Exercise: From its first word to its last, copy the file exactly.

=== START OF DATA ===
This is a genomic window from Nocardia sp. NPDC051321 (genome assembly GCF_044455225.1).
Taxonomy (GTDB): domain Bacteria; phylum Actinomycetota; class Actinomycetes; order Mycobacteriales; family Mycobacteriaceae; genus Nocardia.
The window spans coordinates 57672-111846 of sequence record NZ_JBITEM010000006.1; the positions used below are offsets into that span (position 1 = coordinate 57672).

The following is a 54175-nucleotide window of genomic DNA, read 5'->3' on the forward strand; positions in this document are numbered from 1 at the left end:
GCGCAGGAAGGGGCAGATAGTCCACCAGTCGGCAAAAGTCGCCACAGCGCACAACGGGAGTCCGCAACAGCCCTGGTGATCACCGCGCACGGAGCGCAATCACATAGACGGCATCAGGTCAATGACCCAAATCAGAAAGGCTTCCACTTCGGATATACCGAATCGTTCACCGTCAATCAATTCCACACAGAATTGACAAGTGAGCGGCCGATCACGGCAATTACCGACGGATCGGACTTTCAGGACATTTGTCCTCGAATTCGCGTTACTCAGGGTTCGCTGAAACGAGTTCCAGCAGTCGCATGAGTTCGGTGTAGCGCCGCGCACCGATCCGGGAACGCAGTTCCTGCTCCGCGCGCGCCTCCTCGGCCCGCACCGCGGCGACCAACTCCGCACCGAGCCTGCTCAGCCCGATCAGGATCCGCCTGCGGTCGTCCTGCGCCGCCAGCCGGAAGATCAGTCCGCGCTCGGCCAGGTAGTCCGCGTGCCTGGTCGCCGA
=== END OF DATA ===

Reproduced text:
This is a genomic window from Nocardia sp. NPDC051321 (genome assembly GCF_044455225.1).
Taxonomy (GTDB): domain Bacteria; phylum Actinomycetota; class Actinomycetes; order Mycobacteriales; family Mycobacteriaceae; genus Nocardia.
The window spans coordinates 57672-111846 of sequence record NZ_JBITEM010000006.1; the positions used below are offsets into that span (position 1 = coordinate 57672).

The following is a 54175-nucleotide window of genomic DNA, read 5'->3' on the forward strand; positions in this document are numbered from 1 at the left end:
GCGCAGGAAGGGGCAGATAGTCCACCAGTCGGCAAAAGTCGCCACAGCGCACAACGGGAGTCCGCAACAGCCCTGGTGATCACCGCGCACGGAGCGCAATCACATAGACGGCATCAGGTCAATGACCCAAATCAGAAAGGCTTCCACTTCGGATATACCGAATCGTTCACCGTCAATCAATTCCACACAGAATTGACAAGTGAGCGGCCGATCACGGCAATTACCGACGGATCGGACTTTCAGGACATTTGTCCTCGAATTCGCGTTACTCAGGGTTCGCTGAAACGAGTTCCAGCAGTCGCATGAGTTCGGTGTAGCGCCGCGCACCGATCCGGGAACGCAGTTCCTGCTCCGCGCGCGCCTCCTCGGCCCGCACCGCGGCGACCAACTCCGCACCGAGCCTGCTCAGCCCGATCAGGATCCGCCTGCGGTCGTCCTGCGCCGCCAGCCGGAAGATCAGTCCGCGCTCGGCCAGGTAGTCCGCGTGCCTGGTCGCCGA